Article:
Backing this point of view, a powerful local tribal leader, Sheikh Ahmed Abu Rishah, also says a return of Al Qaeda to Anbar is “impossible”. “Our forces have put pressure on Al Qaeda so it can’t act in the province anymore.”
It was his brother, Sheikh Abdul Sattar Abu Rishah, who led the ‘Awakening’ movement in which 11 once-competing tribes turned against Al Qaeda and banded together to fight it and other terror groups in the province. This was a turning point for security in Iraq as a whole. Sheikh Abdul did not survive the clashes, however, leaving Sheikh Ahmed as leader.
A new unity
Iraq remains politically fractious, but moves toward cohesion are being made off the back of improved security. “Two years ago, Iraq was fractured into small towns not only provinces. We found unity two years ago and agreed to avoid divisions,” says Sheikh Ahmed.
“Previously there were no officials travelling from one area to another. Now the governors travel across the regions thanks to the security,” he adds.
“Politically, Iraq is progressing. We’ll get away from the religious parties and will be focused on the economic and political parties because we have suffered from the religious resistance. The political and economical parties will build the new Anbar.”
Investment – and the employment it brings – is regarded as a crucial weapon in the continued effort to keep terror groups at bay; but that also makes it a target.
“From the very beginning, we hoped to receive more investments. But the criminals and the leaders of criminal gangs try to prevent investments and progress in this country. They also prevent companies from investing, especially in this area. They always attack the new buildings, just as they attacked the towers of commerce of America on September 11,” says Sheikh Ahmed.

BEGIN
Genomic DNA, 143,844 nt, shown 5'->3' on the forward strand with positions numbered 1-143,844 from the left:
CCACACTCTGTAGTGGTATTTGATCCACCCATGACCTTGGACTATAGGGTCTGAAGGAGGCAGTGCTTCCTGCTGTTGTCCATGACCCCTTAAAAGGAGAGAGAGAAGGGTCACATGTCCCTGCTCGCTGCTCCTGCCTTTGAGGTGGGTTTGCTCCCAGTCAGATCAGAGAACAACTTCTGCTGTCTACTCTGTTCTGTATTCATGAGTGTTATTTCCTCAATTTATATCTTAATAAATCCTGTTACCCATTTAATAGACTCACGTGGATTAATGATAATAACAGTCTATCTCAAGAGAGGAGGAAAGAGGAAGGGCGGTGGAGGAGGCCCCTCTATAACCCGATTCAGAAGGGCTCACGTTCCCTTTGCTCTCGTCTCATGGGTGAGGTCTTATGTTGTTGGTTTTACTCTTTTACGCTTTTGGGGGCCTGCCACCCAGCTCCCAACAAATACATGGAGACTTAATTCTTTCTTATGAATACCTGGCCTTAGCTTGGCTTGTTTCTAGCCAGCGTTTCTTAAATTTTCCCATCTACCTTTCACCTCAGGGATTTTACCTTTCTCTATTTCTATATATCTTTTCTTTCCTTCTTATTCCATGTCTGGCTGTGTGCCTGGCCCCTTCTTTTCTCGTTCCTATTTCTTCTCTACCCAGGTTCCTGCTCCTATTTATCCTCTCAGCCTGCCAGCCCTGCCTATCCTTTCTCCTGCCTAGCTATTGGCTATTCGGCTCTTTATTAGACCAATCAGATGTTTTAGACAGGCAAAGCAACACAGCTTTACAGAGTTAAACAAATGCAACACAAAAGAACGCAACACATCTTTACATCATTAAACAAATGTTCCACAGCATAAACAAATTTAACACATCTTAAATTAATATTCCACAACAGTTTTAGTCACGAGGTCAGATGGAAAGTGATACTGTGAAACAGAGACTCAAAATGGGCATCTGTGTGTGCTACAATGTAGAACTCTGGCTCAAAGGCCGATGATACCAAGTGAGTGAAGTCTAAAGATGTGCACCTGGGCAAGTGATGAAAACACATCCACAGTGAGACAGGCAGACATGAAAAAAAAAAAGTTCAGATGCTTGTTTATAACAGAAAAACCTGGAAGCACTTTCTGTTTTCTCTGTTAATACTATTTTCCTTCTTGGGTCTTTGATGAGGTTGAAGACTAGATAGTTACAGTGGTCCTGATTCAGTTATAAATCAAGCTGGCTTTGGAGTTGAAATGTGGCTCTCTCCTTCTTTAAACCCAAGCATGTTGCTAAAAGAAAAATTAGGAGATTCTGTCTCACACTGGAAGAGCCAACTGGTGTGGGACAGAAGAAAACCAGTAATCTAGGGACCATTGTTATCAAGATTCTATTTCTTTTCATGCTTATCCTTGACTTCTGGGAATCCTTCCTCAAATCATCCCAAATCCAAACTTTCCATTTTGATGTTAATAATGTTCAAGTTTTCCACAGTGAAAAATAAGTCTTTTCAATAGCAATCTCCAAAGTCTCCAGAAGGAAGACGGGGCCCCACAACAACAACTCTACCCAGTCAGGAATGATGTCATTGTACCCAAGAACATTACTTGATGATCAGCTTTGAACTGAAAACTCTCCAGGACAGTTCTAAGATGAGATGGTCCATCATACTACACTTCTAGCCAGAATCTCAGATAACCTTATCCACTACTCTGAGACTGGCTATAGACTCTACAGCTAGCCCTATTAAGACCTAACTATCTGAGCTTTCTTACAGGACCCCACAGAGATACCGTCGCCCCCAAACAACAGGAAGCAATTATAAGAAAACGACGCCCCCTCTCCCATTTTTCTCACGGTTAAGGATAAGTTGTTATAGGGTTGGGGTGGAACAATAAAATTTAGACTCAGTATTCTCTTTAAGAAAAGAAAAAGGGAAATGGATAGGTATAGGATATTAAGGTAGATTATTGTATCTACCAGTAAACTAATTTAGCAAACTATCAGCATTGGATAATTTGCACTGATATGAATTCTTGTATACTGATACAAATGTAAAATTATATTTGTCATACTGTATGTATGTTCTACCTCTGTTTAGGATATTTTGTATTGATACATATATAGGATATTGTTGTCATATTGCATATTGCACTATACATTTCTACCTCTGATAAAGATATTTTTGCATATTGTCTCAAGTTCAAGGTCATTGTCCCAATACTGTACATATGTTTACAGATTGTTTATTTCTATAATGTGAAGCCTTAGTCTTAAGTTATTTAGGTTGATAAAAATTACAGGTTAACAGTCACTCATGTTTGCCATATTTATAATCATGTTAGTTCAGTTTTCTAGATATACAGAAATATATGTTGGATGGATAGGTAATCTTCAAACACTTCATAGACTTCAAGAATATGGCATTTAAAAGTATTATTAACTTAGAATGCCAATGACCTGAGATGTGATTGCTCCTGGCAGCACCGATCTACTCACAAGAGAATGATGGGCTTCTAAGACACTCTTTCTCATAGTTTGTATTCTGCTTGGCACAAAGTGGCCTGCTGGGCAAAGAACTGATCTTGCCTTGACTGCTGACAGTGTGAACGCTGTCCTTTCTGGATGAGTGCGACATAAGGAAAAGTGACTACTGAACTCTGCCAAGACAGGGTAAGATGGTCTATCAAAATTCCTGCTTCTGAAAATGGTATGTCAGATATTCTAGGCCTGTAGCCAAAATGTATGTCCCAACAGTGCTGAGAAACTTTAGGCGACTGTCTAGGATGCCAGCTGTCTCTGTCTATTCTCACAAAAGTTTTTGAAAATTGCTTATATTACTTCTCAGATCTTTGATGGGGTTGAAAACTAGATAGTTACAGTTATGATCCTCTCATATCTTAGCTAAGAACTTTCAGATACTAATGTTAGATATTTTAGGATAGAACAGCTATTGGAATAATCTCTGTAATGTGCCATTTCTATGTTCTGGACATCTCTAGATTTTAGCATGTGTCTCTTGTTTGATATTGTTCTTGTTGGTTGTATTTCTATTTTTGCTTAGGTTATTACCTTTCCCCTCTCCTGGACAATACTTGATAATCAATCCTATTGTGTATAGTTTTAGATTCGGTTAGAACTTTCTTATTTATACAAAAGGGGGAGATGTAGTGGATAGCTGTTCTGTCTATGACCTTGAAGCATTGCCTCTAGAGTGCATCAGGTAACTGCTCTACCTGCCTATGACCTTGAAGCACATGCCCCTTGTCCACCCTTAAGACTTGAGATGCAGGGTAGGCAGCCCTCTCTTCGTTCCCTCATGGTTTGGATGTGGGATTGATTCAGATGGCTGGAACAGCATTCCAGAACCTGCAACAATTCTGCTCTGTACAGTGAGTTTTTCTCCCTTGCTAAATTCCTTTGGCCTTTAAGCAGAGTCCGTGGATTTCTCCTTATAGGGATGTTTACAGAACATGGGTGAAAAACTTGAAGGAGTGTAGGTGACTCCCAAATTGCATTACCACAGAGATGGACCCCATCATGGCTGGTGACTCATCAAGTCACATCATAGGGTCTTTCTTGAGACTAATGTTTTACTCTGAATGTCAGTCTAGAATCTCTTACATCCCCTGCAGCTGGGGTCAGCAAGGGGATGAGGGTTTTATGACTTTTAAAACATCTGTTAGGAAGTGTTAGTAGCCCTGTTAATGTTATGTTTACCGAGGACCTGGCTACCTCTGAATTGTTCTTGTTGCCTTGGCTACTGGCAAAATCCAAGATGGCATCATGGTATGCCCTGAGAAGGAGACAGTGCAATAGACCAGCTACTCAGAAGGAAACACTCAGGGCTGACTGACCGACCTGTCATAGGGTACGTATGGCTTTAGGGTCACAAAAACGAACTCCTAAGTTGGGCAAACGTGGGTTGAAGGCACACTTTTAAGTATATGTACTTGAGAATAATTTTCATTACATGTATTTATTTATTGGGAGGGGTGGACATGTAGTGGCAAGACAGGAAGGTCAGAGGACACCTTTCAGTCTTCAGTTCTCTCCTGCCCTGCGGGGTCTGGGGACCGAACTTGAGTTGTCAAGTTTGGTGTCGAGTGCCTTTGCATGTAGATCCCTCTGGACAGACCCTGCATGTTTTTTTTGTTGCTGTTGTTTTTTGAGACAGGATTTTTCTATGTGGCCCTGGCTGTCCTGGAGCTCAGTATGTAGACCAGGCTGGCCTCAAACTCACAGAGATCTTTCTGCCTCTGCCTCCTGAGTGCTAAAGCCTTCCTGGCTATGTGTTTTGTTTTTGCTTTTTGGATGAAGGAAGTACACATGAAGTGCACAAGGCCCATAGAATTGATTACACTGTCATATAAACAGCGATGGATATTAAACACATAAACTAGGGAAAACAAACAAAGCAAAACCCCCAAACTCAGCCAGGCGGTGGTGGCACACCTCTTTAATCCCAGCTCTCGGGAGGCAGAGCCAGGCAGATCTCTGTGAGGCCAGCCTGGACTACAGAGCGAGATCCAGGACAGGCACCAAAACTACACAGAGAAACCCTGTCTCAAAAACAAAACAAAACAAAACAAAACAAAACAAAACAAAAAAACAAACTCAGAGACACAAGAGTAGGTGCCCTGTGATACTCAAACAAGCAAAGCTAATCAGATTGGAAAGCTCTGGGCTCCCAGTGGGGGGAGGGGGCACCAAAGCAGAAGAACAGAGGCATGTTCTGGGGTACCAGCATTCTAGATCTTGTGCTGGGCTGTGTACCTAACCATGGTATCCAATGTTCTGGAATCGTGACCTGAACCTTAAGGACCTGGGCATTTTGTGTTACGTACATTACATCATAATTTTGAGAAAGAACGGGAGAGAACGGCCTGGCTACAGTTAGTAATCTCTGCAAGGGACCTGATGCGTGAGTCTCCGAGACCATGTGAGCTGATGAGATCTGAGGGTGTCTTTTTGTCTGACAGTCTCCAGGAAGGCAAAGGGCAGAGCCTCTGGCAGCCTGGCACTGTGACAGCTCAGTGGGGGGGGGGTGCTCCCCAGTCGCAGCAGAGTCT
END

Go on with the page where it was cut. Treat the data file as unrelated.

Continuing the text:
“But since 2006, the governors and police forces have started facing the criminals and they are going ahead in attracting investments. The area is secure.”
Police chief Al Asal shares this assessment. “People are ready to see new markets, new investments and new projects in their province. They are very anxious to spend money and start participating,” he says. “They are waiting for companies and investors to come here. And the people of Anbar will really welcome them, especially because right now unemployment is really high.”
For firms that choose to invest in the province, Mr Drake advises a few measures to help mitigate the security risks.
“Business facilities need to be secured. Guard staff need to be carefully recruited from the local community and trained. Close relationships with local contacts need to be established. Local bureaucratic norms need to be adopted. Business people need to familiarise themselves with the local culture and it will be imperative to develop close relationships with the local business players, such as tribal figures and officials,” he says.
“You also have to have your supply lines secured, with preparations made for transporting goods and personnel to your operations.”